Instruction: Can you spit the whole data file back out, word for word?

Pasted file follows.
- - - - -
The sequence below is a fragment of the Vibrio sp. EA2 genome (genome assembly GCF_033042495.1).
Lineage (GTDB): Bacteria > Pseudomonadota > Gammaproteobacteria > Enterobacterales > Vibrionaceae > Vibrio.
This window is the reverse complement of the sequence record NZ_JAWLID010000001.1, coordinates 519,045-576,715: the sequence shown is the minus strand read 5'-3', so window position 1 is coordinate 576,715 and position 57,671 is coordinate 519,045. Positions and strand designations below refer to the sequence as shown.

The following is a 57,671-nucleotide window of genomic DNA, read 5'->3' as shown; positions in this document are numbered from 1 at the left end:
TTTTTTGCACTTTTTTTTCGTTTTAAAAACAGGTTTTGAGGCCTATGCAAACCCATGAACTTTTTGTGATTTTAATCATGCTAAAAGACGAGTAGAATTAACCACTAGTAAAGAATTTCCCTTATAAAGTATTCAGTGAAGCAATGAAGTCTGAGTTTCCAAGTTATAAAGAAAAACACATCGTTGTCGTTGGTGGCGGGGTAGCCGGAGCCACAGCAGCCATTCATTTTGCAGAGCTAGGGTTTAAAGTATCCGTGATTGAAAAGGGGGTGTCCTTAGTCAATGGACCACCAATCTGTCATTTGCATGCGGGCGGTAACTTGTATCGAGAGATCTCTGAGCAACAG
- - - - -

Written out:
The sequence below is a fragment of the Vibrio sp. EA2 genome (genome assembly GCF_033042495.1).
Lineage (GTDB): Bacteria > Pseudomonadota > Gammaproteobacteria > Enterobacterales > Vibrionaceae > Vibrio.
This window is the reverse complement of the sequence record NZ_JAWLID010000001.1, coordinates 519,045-576,715: the sequence shown is the minus strand read 5'-3', so window position 1 is coordinate 576,715 and position 57,671 is coordinate 519,045. Positions and strand designations below refer to the sequence as shown.

The following is a 57,671-nucleotide window of genomic DNA, read 5'->3' as shown; positions in this document are numbered from 1 at the left end:
TTTTTTGCACTTTTTTTTCGTTTTAAAAACAGGTTTTGAGGCCTATGCAAACCCATGAACTTTTTGTGATTTTAATCATGCTAAAAGACGAGTAGAATTAACCACTAGTAAAGAATTTCCCTTATAAAGTATTCAGTGAAGCAATGAAGTCTGAGTTTCCAAGTTATAAAGAAAAACACATCGTTGTCGTTGGTGGCGGGGTAGCCGGAGCCACAGCAGCCATTCATTTTGCAGAGCTAGGGTTTAAAGTATCCGTGATTGAAAAGGGGGTGTCCTTAGTCAATGGACCACCAATCTGTCATTTGCATGCGGGCGGTAACTTGTATCGAGAGATCTCTGAGCAACAG